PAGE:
He can't keep situations straight in his head.  If you explain a situation to him, he'll have forgotten at least half of what you said, if it was complicated, by the next day.  If you work out what the solution should be together, and then you have a meeting a few days later to pass along that information to other people, you'd better re-brief him before the meeting or he'll get it all mixed up.  Except for certain things which he obsesses about, and wants to solve RIGHT NOW or he can't have a moment's peace.  Even if it might be wiser to just wait.

The worst part of it is that he gets excited by new business ideas and wants to participate.  We still need his signature regularly, even though it's difficult to get the cheques/papers signed because he doesn't come in to the office on a regular schedule.  Work processes stall or go around in circles because he has dropped the ball or given conflicting instructions to different people at different times.  He's aware that his behaviour creates problems, at least intellectually, but he just can't bring himself to step back.

There is no conclusion to this.  He'll probably keep going, at a slight downhill angle, until it's totally impossible to carry on for one reason or another.  And that is reason number 3,047 why Spark gets stressed at work.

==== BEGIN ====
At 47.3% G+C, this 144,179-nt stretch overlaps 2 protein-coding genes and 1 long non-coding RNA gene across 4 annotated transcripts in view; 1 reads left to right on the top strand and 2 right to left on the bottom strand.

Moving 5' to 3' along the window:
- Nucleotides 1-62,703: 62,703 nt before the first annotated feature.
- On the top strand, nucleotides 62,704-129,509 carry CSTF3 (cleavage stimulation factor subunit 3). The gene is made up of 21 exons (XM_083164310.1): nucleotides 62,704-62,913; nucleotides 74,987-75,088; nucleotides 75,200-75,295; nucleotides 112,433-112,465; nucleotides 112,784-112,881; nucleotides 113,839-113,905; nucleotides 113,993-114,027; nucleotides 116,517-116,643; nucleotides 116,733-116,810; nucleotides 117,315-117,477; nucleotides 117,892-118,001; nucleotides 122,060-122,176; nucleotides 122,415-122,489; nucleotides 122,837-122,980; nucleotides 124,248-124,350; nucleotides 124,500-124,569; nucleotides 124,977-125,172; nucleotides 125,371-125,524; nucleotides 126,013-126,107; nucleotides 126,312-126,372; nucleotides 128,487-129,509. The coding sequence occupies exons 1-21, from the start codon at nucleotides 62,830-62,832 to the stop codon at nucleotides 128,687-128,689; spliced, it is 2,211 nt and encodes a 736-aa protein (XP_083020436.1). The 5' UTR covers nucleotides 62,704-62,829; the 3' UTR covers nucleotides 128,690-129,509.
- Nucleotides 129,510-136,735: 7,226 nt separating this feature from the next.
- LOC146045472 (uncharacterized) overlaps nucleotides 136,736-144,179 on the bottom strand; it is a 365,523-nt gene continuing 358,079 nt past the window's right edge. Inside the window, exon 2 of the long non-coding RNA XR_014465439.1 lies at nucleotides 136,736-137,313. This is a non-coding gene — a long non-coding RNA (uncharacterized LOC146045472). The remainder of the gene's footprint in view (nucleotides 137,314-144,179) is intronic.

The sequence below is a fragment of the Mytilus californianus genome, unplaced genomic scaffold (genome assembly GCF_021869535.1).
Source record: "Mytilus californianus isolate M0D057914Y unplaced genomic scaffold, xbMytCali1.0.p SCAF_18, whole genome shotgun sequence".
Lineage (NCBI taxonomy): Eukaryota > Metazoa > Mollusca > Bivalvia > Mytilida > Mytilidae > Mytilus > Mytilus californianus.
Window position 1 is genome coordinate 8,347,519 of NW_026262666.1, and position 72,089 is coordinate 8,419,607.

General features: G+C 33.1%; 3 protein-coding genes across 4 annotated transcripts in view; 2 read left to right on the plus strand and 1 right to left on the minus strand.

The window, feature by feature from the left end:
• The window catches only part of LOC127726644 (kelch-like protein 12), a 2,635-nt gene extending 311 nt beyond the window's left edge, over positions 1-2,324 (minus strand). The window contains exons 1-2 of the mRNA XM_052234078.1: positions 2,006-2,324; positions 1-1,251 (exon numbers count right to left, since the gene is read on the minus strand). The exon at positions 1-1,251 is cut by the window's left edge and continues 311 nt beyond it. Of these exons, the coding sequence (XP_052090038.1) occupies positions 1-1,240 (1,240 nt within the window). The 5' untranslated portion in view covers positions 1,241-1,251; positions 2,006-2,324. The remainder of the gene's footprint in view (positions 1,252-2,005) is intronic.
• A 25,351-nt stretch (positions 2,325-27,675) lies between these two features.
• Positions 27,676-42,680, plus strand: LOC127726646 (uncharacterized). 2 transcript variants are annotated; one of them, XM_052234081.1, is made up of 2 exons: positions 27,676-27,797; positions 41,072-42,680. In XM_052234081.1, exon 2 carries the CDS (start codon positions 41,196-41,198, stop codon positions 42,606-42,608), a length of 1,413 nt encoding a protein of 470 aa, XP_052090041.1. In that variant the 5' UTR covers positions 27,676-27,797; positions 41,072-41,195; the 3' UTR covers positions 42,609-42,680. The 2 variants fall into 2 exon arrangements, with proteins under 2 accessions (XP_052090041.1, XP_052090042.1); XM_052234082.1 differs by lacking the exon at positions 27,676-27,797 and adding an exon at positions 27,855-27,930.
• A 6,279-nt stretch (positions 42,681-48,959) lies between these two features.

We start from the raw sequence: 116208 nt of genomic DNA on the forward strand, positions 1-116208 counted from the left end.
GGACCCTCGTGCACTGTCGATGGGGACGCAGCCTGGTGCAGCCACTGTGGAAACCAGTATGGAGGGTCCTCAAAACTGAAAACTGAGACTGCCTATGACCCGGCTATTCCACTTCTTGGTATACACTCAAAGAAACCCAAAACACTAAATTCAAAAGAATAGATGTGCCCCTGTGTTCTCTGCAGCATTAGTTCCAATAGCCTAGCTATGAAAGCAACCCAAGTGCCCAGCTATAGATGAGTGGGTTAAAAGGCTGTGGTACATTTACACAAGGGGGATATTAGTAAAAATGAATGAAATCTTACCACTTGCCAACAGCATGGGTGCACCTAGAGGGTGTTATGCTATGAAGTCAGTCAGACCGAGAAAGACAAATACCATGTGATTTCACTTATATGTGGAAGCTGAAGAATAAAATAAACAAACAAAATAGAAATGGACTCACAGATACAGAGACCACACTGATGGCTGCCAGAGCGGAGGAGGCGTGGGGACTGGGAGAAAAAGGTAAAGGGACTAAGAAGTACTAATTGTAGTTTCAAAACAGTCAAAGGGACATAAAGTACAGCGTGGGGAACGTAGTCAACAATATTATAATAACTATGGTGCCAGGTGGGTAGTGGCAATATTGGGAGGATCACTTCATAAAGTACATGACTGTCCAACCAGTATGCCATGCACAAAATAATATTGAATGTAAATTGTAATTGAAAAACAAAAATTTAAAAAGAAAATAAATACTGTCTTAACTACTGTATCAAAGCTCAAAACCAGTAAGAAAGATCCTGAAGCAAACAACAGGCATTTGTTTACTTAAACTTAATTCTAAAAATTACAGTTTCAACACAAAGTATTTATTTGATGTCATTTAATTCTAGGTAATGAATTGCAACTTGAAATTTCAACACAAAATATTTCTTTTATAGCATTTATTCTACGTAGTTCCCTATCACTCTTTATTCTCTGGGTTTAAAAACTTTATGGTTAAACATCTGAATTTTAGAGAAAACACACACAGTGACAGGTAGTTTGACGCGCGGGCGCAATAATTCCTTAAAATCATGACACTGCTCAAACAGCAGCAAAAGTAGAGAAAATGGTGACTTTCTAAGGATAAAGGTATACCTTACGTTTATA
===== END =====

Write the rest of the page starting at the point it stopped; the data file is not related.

Abby said...

Wow, that does sound stressful. It's a sensitive topic to suggest someone step back when they aren't willing or aware that it's the right thing. To have it be a family member must be all that more tricky. Good luck!

Granny Annie said...

Your company has a real challenge with this beloved worker. My son works in a similar situation. One of the owners of his company has Alzheimer disease. They still bring her to work for half days and she goes to adult daycare for the other half. My son basically spends his morning keeping her from going out the back door. He remembers her from better days. It is hard but part of him wants to say "this is not in my job description."

DarcKnyt said...

Wow. This is a hard, hard situation, Spark. There isn't a solution. Even if the company could collectively "retire" him, it would be a blow for the family. If they allow this to go on, it could harm the company. Very difficult situation.